Pepsi’s Hispanic Campaign Inspires Slew of Comments

Category: Culture, Language

Pepsi received some great coverage in AdAge yesterday about its Hispanic-focused marketing campaign, playing off of the multilingual advertisements for the 2010 U.S. census, which urges all Americans to make themselves “count.”

But within 24 hours of the story — which was also distributed on mainstream media outlets like Crain’s New York — was a hotbed of discussion, er, disappointment, in both Pepsi and its Hispanic agency, Dieste.

The argument? “Yo sumo,” the literal Spanish translation for “I count,” may not have been the wisest choice for a campaign whose self-proclaimed purpose is to encourage Hispanics to go beyond being counted numerically and to share their experiences.

As Judy from New York put it in her comment:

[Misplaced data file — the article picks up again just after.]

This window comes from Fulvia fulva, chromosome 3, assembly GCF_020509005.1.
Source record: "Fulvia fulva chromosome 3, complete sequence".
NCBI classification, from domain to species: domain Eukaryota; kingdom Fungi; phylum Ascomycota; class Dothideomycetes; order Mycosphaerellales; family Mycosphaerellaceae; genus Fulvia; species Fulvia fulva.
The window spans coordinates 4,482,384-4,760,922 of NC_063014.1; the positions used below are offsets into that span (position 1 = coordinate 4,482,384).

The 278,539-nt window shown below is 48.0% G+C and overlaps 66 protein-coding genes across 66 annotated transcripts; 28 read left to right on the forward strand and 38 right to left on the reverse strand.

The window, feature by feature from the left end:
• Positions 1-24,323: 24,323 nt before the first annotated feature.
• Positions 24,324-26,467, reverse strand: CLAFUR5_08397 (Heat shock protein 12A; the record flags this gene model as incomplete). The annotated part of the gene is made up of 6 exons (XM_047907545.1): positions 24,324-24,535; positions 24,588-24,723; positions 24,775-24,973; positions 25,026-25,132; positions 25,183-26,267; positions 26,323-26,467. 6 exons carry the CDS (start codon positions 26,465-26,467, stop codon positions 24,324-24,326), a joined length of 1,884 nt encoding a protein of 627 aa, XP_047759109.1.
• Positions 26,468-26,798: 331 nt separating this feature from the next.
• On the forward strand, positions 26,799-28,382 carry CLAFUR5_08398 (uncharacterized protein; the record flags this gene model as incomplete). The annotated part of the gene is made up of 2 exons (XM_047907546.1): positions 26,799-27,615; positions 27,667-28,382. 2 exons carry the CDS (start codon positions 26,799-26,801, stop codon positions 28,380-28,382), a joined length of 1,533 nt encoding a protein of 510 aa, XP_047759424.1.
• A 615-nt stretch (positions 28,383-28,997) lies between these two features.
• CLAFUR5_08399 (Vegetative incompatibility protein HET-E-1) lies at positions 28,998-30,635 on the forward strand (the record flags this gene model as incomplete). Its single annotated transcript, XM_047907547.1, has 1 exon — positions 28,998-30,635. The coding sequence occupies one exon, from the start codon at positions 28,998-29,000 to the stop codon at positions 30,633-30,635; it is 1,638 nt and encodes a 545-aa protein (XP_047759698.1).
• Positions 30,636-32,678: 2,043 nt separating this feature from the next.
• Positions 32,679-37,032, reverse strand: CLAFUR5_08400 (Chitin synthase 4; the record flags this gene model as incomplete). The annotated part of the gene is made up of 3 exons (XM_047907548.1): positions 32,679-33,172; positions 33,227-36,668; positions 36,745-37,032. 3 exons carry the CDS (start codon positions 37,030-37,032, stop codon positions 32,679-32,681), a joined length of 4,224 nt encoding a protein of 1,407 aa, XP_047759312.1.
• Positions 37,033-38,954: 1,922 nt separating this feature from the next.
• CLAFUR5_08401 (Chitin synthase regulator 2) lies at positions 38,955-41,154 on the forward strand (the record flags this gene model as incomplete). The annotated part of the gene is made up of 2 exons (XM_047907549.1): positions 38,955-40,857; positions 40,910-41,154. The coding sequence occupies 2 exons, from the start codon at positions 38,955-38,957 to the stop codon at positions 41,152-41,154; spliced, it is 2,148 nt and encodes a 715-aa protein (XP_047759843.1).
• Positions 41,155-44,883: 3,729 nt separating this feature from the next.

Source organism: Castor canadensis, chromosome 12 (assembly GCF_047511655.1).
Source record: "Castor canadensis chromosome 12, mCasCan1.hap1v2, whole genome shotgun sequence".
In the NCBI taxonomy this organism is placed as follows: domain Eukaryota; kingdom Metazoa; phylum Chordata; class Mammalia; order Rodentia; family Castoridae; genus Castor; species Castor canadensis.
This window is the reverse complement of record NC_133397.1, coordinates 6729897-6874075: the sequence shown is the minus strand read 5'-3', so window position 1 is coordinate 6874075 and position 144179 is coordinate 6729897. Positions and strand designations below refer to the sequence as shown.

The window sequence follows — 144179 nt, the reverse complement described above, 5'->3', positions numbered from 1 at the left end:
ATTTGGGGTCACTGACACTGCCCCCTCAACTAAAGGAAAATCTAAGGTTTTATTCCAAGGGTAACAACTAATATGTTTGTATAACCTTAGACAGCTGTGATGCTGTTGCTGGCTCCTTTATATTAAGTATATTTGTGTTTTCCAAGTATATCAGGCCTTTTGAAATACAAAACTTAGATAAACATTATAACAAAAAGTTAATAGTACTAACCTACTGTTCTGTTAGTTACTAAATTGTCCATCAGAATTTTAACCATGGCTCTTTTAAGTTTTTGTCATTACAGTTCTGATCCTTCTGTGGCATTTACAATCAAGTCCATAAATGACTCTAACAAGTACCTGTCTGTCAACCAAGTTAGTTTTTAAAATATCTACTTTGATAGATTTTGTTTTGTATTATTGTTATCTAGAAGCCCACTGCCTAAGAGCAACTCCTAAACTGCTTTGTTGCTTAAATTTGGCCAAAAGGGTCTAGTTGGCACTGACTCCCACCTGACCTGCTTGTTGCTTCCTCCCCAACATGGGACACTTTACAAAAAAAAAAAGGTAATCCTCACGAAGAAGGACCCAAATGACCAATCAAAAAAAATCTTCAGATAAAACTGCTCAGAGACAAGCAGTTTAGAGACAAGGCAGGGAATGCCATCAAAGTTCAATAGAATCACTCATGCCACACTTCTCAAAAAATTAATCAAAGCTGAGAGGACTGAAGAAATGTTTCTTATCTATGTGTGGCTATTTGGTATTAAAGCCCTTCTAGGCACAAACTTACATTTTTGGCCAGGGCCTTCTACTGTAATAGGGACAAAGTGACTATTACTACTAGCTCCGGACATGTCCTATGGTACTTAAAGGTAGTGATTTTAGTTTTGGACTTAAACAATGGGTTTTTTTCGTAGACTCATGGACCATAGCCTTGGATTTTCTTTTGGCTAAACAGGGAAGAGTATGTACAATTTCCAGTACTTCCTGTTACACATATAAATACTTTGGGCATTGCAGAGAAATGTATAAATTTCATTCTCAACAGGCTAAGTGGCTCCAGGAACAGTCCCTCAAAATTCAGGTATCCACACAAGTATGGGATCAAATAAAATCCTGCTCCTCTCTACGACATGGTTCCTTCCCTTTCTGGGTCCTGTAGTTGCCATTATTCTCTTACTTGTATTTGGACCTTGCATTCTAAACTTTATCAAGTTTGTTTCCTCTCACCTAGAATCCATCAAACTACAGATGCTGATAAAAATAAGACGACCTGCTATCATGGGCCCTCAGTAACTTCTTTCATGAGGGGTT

“Yo sumo” means I add numbers (1+1=2). However, “Yo cuento”, can mean either I count numbers or I count as a person. Hence, in this context, “Yo sumo” does not make sense. It works exactly the same in English: it’s the difference between “I add” and “I count”. What makes sense is “I count”. What would make sense in correct Spanish is “Yo ME sumo” (I add/include myself).

Lauri, a Hispanic marketing specialist from Seattle agreed, and took it one step further:

If the objective here is not for Latinos to just be counted, but to count — and to share their experiences — wouldn’t a better tagline be “Yo Cuento”? That language, with its double meanings of “I Count” and “I Tell/Share” might align better with the true objective. “Yo Sumo” seems a little flat in comparison because it does nothing to capture the sharing that it’s intended to inspire.

Two readers out of the 16 that have commented so far disagreed, and thought that “Yo Sumo” was the proper translation. First, because it is more of a proactive word, and second because it is less likely to be interpreted as open-ended statement. “I count…what?”

Still, the overwhelming majority of comments on the AdAge article and other distributed sites expressed doubt in the translation. If anything, as one person observed: it may be the “right” translation, but it’s the wrong message.